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This paper is an attempt to develop categories of the pedestrian’s tactile and kinaesthetic experience of the city. The beginning emphasizes the haptic qualities of surfaces and textures, which can be “palpated” visually or experienced by walking. Also the lived city is three-dimensional; its corporeal depth is discussed here in relation to the invisible sewers, protuberant profiles, and the formal diversity of roofscapes. A central role is ascribed in the present analysis to the formal similarities between the representation of the city by walking through it and the representation of the tactile form of objects. Additional aspects of the “tactile” experience of the city in a broad sense concern the feeling of their rhythms and the exposure to weather conditions. Finally, several aspects of contingency converge in the visible age of architectural works, which record traces of individual and collective histories.
architecture, city, materiality, tactility, walking
One of the major problems when dealing with tactility concerns the imprecision of this notion. Tactility is usually considered synonymous with haptic sensations; as such, it refers primarily to the experience of touching with hands and feet, but includes any other active or passive epidermal contact. Moreover, touch registers sensations of pressure, vibration, and tickling, and provides information about an object’s surface, its consistency, and form. However, in a broad sense, tactility may be used as an umbrella term for epidermal sensations, including proprioceptive sensibility, the thermal sense, and sensations of pain. The interpretation proposed here will follow this broad definition. Accordingly, the aesthetics of the tactile experience of the city refers to the potential of cityscapes to produce a pleasurable physical and somatic experience in the bodily subject.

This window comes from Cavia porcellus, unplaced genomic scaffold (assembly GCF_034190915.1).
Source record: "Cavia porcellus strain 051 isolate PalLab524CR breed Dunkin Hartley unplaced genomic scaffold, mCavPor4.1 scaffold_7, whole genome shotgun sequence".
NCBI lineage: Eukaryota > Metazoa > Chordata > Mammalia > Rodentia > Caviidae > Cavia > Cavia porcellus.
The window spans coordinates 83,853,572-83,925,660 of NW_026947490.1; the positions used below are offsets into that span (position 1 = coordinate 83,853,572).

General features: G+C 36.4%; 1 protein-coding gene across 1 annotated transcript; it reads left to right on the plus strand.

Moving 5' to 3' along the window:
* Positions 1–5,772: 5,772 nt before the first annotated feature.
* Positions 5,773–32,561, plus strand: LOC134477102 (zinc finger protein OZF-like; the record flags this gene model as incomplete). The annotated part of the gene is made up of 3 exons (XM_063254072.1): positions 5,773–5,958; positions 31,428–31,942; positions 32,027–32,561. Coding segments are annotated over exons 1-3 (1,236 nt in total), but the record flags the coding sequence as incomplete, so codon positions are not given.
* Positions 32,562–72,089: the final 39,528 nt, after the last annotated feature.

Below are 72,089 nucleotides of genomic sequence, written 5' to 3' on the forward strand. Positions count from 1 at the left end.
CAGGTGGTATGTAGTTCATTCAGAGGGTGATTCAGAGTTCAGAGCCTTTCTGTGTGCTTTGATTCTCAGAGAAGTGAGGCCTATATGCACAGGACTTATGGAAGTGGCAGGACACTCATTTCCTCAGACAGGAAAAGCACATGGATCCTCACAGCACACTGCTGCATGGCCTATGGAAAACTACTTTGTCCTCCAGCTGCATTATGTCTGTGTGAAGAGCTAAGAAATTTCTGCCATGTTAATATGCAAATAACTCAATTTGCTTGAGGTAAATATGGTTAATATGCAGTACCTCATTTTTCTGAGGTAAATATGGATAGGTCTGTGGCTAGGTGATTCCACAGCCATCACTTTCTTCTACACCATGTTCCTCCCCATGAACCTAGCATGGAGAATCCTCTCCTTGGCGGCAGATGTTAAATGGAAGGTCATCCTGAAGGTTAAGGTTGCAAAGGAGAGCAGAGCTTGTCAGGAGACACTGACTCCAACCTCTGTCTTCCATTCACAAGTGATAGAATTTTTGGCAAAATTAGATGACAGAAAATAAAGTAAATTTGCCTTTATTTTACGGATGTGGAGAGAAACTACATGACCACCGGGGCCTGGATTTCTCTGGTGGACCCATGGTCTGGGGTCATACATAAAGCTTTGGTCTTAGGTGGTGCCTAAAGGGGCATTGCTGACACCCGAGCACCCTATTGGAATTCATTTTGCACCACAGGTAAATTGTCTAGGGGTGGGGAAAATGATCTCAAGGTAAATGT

The city has always been a fertile ground for cultural metaphors. The critics of modernity compared it successively to a machine, a wild beast, an asphalt jungle, or an anthill. Meanwhile many architects and urban planners manifested a predilection for organic metaphors with positive connotations. The isomorphism between buildings and cities, on the one hand, and human bodies, on the other hand, has a long tradition that dates back to Vitruvius. However, these organic metaphors differ from what might be called the skin of the city in at least two respects. First, they often transpose the natural order into the socio-political one, as in Plato, Locke and Hobbes. And secondly, the terms of comparison have been made either with sense organs and body parts or, more recently, with the cardiovascular system and bodily fluids.
On the contrary, the following “footnotes” on the tactile aesthetic remain on the literally superficial level of the urban epidermis. In some respects, they invert Michel Serres’ metaphor of skin as “carte d’identité” and “carte moirée” and invite one to “caress” the skin of the city map by strolling through it. To begin, we will highlight the imaginative potential of material qualities and textures; then we will move on to consider the vertical stratification of cities, from the sewers to the profiles of buildings and roofscapes. The kinaesthetic sensations of walking through the city are doubled by the feeling of the urban pulse and microclimatic atmosphere. Finally, patina may be said to objectify a site’s memory and archive the multiple traces left by the touch of weather, people and history.
2. Textures and Surfaces